These two cases illustrate a disturbing trend occurring in the state, even with established companies like American Family. Claims are denied without a reasonable basis for doing so, and in these cases, it becomes difficult to hire an attorney, because the amount in controversy is small. However, in the right case, attorney fees can be collected.

Pope v. American Family Insurance

Wilson v. American Family Insurance both cases filed in Waukesha County

Ozaukee County Settlement

On his way to work in a hurry an owner of a temporary help agency blew a stop sign and rammed into the rear of Bruce’s truck. It took a bystander and tools to separate the vehicles. The owner, who knew Bruce, then left the scene in a hurry and said “contact my insurance company.” A police report was filed and the company was sued after it was discovered that Bruce had activated a dormant pre-existing condition in his back which now required expensive surgery in order to alleviate the pain and deaden the nerve endings. This procedure conducted will be only temporary as an MRI and EMG nerve studies revealed structural damage. Surgery will be needed to remove or repair damaged discs in his back. After filing suit and conducting limited discovery, the case settled for mid six figures.

Settlement confidential, case filed in Ozaukee County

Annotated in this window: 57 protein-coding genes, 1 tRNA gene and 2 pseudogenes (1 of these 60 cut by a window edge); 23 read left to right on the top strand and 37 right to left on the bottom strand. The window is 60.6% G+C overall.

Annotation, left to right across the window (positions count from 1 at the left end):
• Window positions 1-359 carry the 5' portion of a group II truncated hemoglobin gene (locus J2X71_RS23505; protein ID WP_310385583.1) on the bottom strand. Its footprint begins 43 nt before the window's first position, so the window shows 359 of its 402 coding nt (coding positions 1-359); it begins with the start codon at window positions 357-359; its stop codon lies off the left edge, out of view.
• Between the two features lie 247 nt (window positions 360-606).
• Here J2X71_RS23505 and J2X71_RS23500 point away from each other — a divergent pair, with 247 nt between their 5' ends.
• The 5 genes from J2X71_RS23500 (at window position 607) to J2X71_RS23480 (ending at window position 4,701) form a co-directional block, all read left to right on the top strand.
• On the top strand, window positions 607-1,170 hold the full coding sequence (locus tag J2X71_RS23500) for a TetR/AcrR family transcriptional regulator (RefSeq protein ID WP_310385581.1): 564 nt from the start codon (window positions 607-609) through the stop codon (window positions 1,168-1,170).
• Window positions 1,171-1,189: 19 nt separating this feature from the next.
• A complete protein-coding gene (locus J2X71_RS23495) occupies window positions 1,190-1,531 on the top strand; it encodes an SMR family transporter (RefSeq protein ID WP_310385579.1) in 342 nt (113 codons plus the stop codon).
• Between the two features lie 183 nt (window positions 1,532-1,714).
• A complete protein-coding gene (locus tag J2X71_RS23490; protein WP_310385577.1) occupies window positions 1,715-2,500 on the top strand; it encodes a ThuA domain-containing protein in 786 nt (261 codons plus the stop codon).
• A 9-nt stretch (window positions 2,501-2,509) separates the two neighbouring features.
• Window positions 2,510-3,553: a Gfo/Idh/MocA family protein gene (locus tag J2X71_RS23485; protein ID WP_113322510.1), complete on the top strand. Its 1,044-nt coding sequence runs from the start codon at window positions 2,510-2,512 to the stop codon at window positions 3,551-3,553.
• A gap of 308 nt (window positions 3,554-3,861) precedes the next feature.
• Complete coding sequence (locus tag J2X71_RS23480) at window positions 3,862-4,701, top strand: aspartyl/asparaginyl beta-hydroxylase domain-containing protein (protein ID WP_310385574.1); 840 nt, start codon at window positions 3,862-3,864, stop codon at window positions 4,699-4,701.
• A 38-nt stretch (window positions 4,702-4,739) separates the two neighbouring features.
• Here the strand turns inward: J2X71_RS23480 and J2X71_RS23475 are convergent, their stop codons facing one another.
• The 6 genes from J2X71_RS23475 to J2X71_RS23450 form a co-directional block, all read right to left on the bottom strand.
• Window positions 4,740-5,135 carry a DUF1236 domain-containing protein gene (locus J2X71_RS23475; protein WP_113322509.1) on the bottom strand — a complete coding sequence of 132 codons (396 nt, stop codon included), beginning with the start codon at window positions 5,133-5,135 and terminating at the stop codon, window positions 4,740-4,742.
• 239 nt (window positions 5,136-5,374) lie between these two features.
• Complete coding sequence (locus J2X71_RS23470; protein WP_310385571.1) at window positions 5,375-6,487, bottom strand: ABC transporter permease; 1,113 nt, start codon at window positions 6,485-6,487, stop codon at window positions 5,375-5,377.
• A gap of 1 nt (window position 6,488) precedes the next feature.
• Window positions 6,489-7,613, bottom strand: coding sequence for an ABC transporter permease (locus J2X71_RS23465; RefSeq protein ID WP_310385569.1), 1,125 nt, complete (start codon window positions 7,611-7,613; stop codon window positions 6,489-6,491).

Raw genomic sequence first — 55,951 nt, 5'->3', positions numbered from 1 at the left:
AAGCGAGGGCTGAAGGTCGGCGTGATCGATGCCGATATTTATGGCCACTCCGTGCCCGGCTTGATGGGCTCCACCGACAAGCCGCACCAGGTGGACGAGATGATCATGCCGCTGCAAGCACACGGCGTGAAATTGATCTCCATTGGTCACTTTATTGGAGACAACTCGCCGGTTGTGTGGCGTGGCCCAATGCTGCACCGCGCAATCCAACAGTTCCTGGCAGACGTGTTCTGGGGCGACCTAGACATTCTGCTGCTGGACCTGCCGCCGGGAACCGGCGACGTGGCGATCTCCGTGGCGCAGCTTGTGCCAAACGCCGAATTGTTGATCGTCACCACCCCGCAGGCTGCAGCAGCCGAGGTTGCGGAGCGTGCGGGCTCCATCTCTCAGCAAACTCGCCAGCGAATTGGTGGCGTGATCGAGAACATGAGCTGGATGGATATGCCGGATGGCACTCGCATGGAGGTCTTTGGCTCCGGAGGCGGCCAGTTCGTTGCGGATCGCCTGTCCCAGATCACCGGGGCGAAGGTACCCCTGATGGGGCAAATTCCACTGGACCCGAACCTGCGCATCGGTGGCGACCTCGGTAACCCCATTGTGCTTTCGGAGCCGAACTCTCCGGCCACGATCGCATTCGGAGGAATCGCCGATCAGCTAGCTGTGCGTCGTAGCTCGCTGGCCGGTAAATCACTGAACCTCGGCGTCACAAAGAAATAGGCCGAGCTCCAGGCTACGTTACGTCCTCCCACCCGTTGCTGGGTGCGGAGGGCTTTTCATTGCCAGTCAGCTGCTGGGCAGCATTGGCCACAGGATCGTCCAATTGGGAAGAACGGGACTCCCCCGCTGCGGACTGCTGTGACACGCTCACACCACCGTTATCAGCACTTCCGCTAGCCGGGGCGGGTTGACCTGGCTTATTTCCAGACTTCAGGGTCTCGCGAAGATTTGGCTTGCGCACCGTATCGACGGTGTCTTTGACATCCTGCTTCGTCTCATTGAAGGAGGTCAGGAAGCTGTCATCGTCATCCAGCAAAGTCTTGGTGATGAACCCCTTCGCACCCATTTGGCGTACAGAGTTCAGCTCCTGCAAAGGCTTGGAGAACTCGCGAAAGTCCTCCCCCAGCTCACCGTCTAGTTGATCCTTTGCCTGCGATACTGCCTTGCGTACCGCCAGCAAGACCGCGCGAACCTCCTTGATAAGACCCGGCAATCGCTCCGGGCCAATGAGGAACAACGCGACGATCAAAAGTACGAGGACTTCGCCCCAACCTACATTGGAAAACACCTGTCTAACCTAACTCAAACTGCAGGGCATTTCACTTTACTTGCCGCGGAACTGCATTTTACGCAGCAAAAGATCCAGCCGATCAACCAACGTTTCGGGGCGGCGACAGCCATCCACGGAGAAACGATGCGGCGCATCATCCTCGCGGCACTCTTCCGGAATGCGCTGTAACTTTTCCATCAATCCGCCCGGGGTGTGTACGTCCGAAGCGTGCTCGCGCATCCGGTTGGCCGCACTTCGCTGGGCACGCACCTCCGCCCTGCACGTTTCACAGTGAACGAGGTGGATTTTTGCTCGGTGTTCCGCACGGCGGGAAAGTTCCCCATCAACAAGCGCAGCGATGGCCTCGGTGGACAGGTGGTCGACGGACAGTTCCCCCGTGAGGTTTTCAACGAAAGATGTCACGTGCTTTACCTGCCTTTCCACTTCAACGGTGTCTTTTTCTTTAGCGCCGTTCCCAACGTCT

Insurance Carrier Improperly Challenges Raze Order

After a fire and extensive smoke damage in their home, Todd and Melissa Puchalla were contacted by their home owner insurance company. Upon arrival at the scene of the fire the adjuster said, “this is not a total loss” upon entering the property. After the first cost of repairs were provided by the company, the township declared a Raze order on the property. Under Wisconsin law, this means that the homeowner is entitled to recover the entire policy limits. Rather than pay the limits, Auto Club Insurance then hired counsel and filed a lawsuit in Manitowoc County seeking a temporary restraining order asking the court to allow an appraisal of the property under its contract. This tactic is used by carriers to avoid paying the limits under the policy, rather the lessor sum to repair. The Puchallas were forced to hire an appraiser and an attorney. Greg Cook Law Offices then filed a counterclaim, alleging that the insurer had committed abuse of process by filing the law suit for an improper purpose. When challenging a raze order, the sole issue is to determine whether it is reasonable or not. There is no right to appraisal. Auto Club was forced to tender its policy limits as required by law. Eventually it agreed to pay the costs and attorney fees the Puchallas incurred as well as all remaining coverage for personal property, demolition of the fire damaged structure, and landscaping.